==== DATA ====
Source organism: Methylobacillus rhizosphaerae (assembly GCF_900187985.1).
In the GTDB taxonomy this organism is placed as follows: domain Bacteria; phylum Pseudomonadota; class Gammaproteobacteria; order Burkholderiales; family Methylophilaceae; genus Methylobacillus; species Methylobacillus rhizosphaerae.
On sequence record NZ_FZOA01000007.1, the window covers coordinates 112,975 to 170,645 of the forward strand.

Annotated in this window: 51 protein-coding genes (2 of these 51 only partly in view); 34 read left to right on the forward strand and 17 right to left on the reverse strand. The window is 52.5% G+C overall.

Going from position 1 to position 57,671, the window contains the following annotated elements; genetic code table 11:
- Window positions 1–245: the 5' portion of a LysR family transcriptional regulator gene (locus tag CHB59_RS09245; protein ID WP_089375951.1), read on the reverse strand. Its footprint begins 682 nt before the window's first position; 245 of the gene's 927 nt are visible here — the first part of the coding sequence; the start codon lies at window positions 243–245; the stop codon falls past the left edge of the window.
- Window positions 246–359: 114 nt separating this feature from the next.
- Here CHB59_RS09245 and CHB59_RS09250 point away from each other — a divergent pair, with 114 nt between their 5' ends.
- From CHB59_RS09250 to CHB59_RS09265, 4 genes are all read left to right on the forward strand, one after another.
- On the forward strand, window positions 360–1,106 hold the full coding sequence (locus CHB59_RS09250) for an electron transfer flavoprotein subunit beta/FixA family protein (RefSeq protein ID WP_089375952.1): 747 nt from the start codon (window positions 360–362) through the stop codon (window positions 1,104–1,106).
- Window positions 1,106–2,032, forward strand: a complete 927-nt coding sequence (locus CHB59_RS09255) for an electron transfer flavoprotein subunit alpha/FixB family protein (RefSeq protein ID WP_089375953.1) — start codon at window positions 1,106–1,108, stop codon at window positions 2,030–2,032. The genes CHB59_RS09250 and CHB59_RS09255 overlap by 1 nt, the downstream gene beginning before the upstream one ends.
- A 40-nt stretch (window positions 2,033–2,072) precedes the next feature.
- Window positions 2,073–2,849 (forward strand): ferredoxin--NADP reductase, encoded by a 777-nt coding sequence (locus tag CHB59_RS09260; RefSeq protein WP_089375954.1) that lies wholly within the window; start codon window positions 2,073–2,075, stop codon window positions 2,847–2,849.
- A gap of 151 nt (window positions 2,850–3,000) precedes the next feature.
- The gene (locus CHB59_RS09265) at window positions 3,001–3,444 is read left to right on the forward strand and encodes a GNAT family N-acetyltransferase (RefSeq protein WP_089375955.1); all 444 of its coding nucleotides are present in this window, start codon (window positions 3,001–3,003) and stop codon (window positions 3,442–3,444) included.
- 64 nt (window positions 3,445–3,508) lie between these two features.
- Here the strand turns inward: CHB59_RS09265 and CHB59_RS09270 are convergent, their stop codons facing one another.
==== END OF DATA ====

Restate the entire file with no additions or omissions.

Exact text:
Source organism: Methylobacillus rhizosphaerae (assembly GCF_900187985.1).
In the GTDB taxonomy this organism is placed as follows: domain Bacteria; phylum Pseudomonadota; class Gammaproteobacteria; order Burkholderiales; family Methylophilaceae; genus Methylobacillus; species Methylobacillus rhizosphaerae.
On sequence record NZ_FZOA01000007.1, the window covers coordinates 112,975 to 170,645 of the forward strand.

Annotated in this window: 51 protein-coding genes (2 of these 51 only partly in view); 34 read left to right on the forward strand and 17 right to left on the reverse strand. The window is 52.5% G+C overall.

Going from position 1 to position 57,671, the window contains the following annotated elements; genetic code table 11:
- Window positions 1–245: the 5' portion of a LysR family transcriptional regulator gene (locus tag CHB59_RS09245; protein ID WP_089375951.1), read on the reverse strand. Its footprint begins 682 nt before the window's first position; 245 of the gene's 927 nt are visible here — the first part of the coding sequence; the start codon lies at window positions 243–245; the stop codon falls past the left edge of the window.
- Window positions 246–359: 114 nt separating this feature from the next.
- Here CHB59_RS09245 and CHB59_RS09250 point away from each other — a divergent pair, with 114 nt between their 5' ends.
- From CHB59_RS09250 to CHB59_RS09265, 4 genes are all read left to right on the forward strand, one after another.
- On the forward strand, window positions 360–1,106 hold the full coding sequence (locus CHB59_RS09250) for an electron transfer flavoprotein subunit beta/FixA family protein (RefSeq protein ID WP_089375952.1): 747 nt from the start codon (window positions 360–362) through the stop codon (window positions 1,104–1,106).
- Window positions 1,106–2,032, forward strand: a complete 927-nt coding sequence (locus CHB59_RS09255) for an electron transfer flavoprotein subunit alpha/FixB family protein (RefSeq protein ID WP_089375953.1) — start codon at window positions 1,106–1,108, stop codon at window positions 2,030–2,032. The genes CHB59_RS09250 and CHB59_RS09255 overlap by 1 nt, the downstream gene beginning before the upstream one ends.
- A 40-nt stretch (window positions 2,033–2,072) precedes the next feature.
- Window positions 2,073–2,849 (forward strand): ferredoxin--NADP reductase, encoded by a 777-nt coding sequence (locus tag CHB59_RS09260; RefSeq protein WP_089375954.1) that lies wholly within the window; start codon window positions 2,073–2,075, stop codon window positions 2,847–2,849.
- A gap of 151 nt (window positions 2,850–3,000) precedes the next feature.
- The gene (locus CHB59_RS09265) at window positions 3,001–3,444 is read left to right on the forward strand and encodes a GNAT family N-acetyltransferase (RefSeq protein WP_089375955.1); all 444 of its coding nucleotides are present in this window, start codon (window positions 3,001–3,003) and stop codon (window positions 3,442–3,444) included.
- 64 nt (window positions 3,445–3,508) lie between these two features.
- Here the strand turns inward: CHB59_RS09265 and CHB59_RS09270 are convergent, their stop codons facing one another.